[ 368 Pa. Page 204]

    that for years it had been the practice of this bank to make an unconditional and unqualified cash credit against which the Oil Company can draw immediately upon receipt of the deposit, for the entire amount of every draft drawn and deposited by the Oil Company in his bank.His bank follows this practice and course of dealing with several of its other customers in addition to the South Texas Cotton Oil Company. The other defendant, namely The Farmers Deposit National Bank of Pittsburgh, garnishee, never notified or advised the Houston bank of the service of the writ of foreign attachment in this case. No representative of the Oil Company ever requested the Houston bank not to charge back to it the amount of the drafts which are being still held by the Farmers Deposit National Bank in Pittsburgh. The amounts of the drafts have not been charged back by the Houston bank to the Oil Company because they have not been returned dishonored or unpaid, and it was Meadows' understanding as well as the contention of the plaintiff, Falk & Company, that they had been paid by the drawee, Falk & Company. If the drafts had been dishonored, the Houston bank would have charged back to the account of the Oil Company the amount thereof even though it had purchased the drafts because the Oil Company was the drawer thereof and obviously would have been secondarily liable if they had not been paid.

Meadows repeated several times that there was a distinction between the credit given the Oil Company on the deposit of drafts and the handling of collection items, which latter are credited to the account of the Oil Company only if and when collected.

The parties in this case agree that at least two questions are involved: (1) Will foreign attachment lie; and (2) Can the Court set aside a sheriff's service and quash a writ of foreign attachment upon the facts of this case and at this stage of the proceedings?

[ 368 Pa. Page 205]

Plaintiff brought a writ of foreign attachment under the Act of June 13, 1836, P.L. 568, § 44 as amended, 12 P.S. Supplement 2891, the pertinent part of which reads as follows: "A writ of foreign attachment, in the form aforesaid, may be issued in all actions ex contractu,... against the real or personal estate of : (a) any person not residing within this Commonwealth,... or (b) any corporation incorporated under the laws of any other State...."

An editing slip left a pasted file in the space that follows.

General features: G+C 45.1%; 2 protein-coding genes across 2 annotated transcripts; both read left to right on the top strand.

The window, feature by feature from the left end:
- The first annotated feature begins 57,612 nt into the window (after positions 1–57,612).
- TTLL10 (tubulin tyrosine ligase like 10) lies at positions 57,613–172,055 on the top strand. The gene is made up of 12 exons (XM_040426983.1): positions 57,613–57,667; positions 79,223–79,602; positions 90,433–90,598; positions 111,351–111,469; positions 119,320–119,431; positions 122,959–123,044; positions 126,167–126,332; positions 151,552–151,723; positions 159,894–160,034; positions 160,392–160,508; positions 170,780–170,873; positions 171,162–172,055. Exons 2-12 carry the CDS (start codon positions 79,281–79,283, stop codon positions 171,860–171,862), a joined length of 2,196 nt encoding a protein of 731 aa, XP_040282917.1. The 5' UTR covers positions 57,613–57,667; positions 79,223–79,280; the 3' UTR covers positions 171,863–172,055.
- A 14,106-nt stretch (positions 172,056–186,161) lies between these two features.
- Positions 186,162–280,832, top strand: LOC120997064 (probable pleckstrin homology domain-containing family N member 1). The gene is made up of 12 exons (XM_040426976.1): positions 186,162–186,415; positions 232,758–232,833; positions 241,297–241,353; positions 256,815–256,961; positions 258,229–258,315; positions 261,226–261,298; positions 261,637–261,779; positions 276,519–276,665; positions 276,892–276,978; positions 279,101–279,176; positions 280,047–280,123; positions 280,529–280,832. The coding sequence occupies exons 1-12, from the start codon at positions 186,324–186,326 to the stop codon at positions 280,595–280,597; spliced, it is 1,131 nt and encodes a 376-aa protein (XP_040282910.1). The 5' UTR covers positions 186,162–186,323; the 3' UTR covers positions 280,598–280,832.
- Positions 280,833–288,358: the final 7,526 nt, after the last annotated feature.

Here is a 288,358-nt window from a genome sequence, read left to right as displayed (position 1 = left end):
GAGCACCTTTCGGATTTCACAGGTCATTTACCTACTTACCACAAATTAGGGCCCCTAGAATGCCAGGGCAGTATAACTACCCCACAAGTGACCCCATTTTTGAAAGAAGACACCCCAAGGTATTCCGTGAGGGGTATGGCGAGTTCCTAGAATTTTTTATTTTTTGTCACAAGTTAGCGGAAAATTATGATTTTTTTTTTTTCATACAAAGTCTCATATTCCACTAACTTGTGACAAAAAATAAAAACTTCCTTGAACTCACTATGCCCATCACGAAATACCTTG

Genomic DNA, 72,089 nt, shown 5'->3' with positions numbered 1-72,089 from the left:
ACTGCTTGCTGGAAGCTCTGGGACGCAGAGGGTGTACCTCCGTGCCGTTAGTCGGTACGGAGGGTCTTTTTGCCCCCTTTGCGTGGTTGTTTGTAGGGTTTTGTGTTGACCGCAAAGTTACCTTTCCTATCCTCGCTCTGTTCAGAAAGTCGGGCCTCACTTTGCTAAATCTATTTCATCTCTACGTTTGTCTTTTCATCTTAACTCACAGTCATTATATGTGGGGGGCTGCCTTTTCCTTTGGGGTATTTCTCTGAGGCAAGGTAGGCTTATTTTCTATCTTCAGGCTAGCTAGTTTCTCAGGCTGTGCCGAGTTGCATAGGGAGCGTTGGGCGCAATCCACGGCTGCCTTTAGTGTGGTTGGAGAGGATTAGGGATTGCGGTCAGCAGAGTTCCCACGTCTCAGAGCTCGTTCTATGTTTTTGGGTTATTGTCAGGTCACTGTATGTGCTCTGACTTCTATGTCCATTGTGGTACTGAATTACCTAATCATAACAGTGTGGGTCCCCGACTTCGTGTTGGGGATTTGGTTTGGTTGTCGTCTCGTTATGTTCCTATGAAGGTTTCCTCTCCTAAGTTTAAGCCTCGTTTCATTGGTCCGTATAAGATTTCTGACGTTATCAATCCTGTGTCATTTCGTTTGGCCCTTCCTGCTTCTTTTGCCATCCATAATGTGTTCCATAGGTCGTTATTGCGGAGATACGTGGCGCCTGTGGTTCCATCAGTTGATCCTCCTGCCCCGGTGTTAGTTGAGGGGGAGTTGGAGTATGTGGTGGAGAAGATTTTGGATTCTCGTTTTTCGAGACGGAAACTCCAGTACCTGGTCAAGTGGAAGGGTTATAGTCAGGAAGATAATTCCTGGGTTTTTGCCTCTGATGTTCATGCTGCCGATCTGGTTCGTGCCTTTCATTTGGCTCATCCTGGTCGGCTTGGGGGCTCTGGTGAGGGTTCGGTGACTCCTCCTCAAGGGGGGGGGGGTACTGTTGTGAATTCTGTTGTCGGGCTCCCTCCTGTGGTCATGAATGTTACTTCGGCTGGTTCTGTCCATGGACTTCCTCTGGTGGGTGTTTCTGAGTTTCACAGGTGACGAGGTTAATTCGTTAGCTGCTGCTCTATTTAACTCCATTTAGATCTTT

Two fundamental facts must coexist: (1) The defendant must be a non-resident or a foreign corporation; and (2) The defendant must have real or personal property within this Commonwealth when the writ of foreign attachment was served on the garnishee.

It is well settled that: "A writ of foreign attachment is an original writ. It is used to commence an action, not against a person but against a res. 'The foundation for the writ is the non-residence of the defendant and the existence of property belonging to him within the jurisdiction': Kennedy v. Schleindl, 290 Pa. 38, 40, 137 A. 815. If there is no res to be attached at the time of service of the writ, the proceeding is a nullity. '... but if when the writ is served the garnishee has nothing belonging or owing to the defendant, the attachment is fruitless and a nullity': Sniderman v. Nerone, supra, 386, 7 A.2d at 499." Atkins v. Canadian SKF Co., 353 Pa. 312, 314, 315, 45 A.2d 28; Mindlin v. Saxony Spinning Co., 261 Pa. 354, 104 A. 598; Kennedy v. Schleindl, 290 Pa. 38, 137 A. 815; Raymond v. Leishman, 243 Pa. 64, 69, 89 A. 791; O'Brien v. Radford, 113 Pa. Superior Ct. 88, 171 A. 296; Edmunds v. Barascope Corp., 104 Pa. Superior Ct. 173, 158 A. 303; Falk Co. v. American Railway Express Co., 79 Pa. Superior Ct. 99.

The touchstone of this case is that the garnishee had no property of this defendant on the date of service of the writ -- the drafts were purchased by the Houston

[ 368 Pa. Page 206]

    bank; the Houston bank gave the defendant final unconditional and unqualified cash credit therefor; then and thereafter they were the property of the Houston bank; and they were forwarded to Pennsylvania for collection for the account of the Houston bank and not for the Oil Company. Under these facts neither these drafts nor the proceeds thereof at the time they were paid by the plaintiff (at the Pittsburgh bank and simultaneously attached by the plaintiff) were the property of the defendant, South Texas Cotton Oil Compoany, and conquently they could not be attached as the property of the defendant.

The second or next question that arises is whether, under these facts, the writ of foreign attachment can be quashed at this stage of the proceedings? The usual practice of raising and determining the question of whether the garnishee had in its possession or control any property of the defendant at the time of the attachment is in scire facias proceedings against the garnishee on answers to interrogatories or trial by jury: Rex v. Paramount Rubber Co., 110 Pa. Superior Ct. 536, 543, 168 A. 366. It does not follow, however, that this is the exclusive method or remedy. Section 1 of the Act of March 5, 1925, P.L. 23, 12 P.S. § 672, supra, reads as follows: "That wherever in any proceeding at law or in equity the question of jurisdiction over the defendant or of the cause of action for which suit is brought is raised in the court of first instance, it shall be preliminarily determined by the court upon the pleadings or with depositions, as the case may require; and the decision may be appealed to the Supreme Court or the Superior Court, as in cases of final judgments."